Narratives of anarchist and syndicalist history during the era of the first globalization and imperialism (1870-1930) have overwhelmingly been constructed around a Western European tradition centered on discrete national cases. This parochial perspective typically ignores transnational connections and the contemporaneous existence of large and influential libertarian movements in Africa, Asia, Latin America, and Eastern Europe. Yet anarchism and syndicalism, from their very inception at the First International, were conceived and developed as international movements.
By focusing on the neglected cases of the colonial and postcolonial world, this volume underscores the worldwide dimension of these movements and their centrality in anti-colonial and anti-imperialist struggles. Drawing on in-depth historical analyses of the ideology, structure, and praxis of anarchism/syndicalism, it also provides fresh perspectives and lessons for those interested in understanding their resurgence today.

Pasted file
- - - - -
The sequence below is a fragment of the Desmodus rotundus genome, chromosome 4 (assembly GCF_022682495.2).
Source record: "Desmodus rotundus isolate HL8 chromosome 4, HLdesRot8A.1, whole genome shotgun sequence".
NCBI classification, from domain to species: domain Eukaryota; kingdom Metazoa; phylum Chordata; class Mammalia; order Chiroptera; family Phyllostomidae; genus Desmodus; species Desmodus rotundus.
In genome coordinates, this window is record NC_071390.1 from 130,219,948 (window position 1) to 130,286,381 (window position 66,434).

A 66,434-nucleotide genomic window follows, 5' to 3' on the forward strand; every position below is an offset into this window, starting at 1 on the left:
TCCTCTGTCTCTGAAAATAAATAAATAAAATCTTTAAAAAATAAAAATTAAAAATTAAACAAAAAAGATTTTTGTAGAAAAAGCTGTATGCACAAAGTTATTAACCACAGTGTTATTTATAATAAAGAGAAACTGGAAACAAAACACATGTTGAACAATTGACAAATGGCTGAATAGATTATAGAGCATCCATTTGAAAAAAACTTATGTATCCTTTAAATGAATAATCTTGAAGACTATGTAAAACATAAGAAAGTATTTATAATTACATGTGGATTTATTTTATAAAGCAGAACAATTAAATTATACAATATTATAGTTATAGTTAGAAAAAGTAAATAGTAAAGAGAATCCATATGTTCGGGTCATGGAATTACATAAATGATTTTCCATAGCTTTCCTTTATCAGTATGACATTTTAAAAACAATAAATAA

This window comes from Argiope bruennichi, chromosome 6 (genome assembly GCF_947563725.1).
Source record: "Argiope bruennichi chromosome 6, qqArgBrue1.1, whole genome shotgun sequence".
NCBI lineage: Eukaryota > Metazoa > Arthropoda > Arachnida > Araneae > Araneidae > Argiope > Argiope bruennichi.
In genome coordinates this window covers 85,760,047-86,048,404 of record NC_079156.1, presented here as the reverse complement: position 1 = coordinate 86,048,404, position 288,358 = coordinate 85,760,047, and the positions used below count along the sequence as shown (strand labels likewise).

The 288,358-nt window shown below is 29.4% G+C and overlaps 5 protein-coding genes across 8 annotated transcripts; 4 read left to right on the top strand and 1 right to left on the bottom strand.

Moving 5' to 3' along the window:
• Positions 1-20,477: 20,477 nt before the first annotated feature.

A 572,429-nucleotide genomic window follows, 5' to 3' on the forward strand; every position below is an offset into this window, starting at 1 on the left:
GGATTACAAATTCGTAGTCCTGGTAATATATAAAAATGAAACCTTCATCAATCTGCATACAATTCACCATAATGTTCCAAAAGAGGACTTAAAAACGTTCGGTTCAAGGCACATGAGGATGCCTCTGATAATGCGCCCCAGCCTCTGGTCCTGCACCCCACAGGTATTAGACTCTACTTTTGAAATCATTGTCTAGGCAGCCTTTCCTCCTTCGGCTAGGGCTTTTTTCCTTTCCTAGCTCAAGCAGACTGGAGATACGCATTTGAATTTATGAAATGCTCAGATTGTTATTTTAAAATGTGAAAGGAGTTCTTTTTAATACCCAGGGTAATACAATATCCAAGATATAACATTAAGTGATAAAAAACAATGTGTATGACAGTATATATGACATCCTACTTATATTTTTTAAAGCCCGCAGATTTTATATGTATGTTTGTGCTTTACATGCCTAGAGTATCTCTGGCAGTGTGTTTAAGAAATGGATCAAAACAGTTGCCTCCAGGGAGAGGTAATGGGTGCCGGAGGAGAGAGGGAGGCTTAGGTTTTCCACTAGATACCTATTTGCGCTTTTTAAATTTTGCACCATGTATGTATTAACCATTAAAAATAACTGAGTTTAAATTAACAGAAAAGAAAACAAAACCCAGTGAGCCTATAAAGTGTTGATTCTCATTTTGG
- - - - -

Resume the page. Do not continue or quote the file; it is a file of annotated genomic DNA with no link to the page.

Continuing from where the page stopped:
Contributors are Luigi Biondi, Arif Dirlik, Anthony Gorman, Steven Hirsch, Dongyoun Hwang, Geoffroy de Laforcade, Emmet O'Connor, Kirk Shaffer, Aleksandr Shubin, Edilene Toledo, and Lucien van der Walt.
With a foreword by Benedict Anderson.